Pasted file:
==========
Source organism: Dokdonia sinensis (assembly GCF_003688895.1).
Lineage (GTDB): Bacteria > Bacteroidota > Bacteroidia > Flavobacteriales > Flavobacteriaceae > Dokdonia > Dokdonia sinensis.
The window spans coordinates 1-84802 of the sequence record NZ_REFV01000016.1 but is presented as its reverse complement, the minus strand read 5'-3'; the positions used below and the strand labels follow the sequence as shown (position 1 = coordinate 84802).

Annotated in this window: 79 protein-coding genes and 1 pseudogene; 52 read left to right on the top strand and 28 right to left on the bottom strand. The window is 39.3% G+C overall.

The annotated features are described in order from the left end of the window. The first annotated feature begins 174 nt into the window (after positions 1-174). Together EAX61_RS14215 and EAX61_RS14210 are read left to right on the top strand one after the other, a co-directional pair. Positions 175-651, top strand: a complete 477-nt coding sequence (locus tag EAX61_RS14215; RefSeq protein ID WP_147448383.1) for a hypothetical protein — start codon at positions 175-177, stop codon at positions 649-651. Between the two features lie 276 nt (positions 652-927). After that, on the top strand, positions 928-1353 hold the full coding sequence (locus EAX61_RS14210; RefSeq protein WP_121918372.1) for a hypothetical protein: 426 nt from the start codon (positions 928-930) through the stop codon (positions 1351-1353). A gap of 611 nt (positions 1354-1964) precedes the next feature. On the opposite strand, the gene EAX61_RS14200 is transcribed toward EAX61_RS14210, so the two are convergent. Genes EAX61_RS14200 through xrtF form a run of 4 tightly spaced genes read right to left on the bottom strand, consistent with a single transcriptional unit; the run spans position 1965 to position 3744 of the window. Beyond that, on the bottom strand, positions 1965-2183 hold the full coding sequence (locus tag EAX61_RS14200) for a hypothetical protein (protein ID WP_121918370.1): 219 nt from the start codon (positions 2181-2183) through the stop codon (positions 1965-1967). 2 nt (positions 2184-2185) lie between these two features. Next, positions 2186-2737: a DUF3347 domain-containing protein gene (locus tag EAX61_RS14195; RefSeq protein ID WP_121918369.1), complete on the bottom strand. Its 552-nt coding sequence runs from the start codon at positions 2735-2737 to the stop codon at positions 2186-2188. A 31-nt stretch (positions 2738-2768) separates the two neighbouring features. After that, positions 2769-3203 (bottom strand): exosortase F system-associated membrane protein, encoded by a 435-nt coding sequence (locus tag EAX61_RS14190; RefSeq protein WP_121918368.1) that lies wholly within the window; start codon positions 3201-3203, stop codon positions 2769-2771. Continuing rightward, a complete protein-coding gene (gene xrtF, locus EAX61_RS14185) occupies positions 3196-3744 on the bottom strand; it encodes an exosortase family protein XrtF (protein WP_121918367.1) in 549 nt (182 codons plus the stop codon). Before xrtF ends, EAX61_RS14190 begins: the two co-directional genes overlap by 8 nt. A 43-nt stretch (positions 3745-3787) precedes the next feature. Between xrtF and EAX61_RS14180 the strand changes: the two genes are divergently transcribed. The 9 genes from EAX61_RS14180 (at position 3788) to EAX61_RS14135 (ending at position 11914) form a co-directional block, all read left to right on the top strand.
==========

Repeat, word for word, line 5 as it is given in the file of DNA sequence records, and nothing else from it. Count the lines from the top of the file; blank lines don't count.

The annotated features are described in order from the left end of the window. The first annotated feature begins 174 nt into the window (after positions 1-174). Together EAX61_RS14215 and EAX61_RS14210 are read left to right on the top strand one after the other, a co-directional pair. Positions 175-651, top strand: a complete 477-nt coding sequence (locus tag EAX61_RS14215; RefSeq protein ID WP_147448383.1) for a hypothetical protein — start codon at positions 175-177, stop codon at positions 649-651. Between the two features lie 276 nt (positions 652-927). After that, on the top strand, positions 928-1353 hold the full coding sequence (locus EAX61_RS14210; RefSeq protein WP_121918372.1) for a hypothetical protein: 426 nt from the start codon (positions 928-930) through the stop codon (positions 1351-1353). A gap of 611 nt (positions 1354-1964) precedes the next feature. On the opposite strand, the gene EAX61_RS14200 is transcribed toward EAX61_RS14210, so the two are convergent. Genes EAX61_RS14200 through xrtF form a run of 4 tightly spaced genes read right to left on the bottom strand, consistent with a single transcriptional unit; the run spans position 1965 to position 3744 of the window. Beyond that, on the bottom strand, positions 1965-2183 hold the full coding sequence (locus tag EAX61_RS14200) for a hypothetical protein (protein ID WP_121918370.1): 219 nt from the start codon (positions 2181-2183) through the stop codon (positions 1965-1967). 2 nt (positions 2184-2185) lie between these two features. Next, positions 2186-2737: a DUF3347 domain-containing protein gene (locus tag EAX61_RS14195; RefSeq protein ID WP_121918369.1), complete on the bottom strand. Its 552-nt coding sequence runs from the start codon at positions 2735-2737 to the stop codon at positions 2186-2188. A 31-nt stretch (positions 2738-2768) separates the two neighbouring features. After that, positions 2769-3203 (bottom strand): exosortase F system-associated membrane protein, encoded by a 435-nt coding sequence (locus tag EAX61_RS14190; RefSeq protein WP_121918368.1) that lies wholly within the window; start codon positions 3201-3203, stop codon positions 2769-2771. Continuing rightward, a complete protein-coding gene (gene xrtF, locus EAX61_RS14185) occupies positions 3196-3744 on the bottom strand; it encodes an exosortase family protein XrtF (protein WP_121918367.1) in 549 nt (182 codons plus the stop codon). Before xrtF ends, EAX61_RS14190 begins: the two co-directional genes overlap by 8 nt. A 43-nt stretch (positions 3745-3787) precedes the next feature. Between xrtF and EAX61_RS14180 the strand changes: the two genes are divergently transcribed. The 9 genes from EAX61_RS14180 (at position 3788) to EAX61_RS14135 (ending at position 11914) form a co-directional block, all read left to right on the top strand.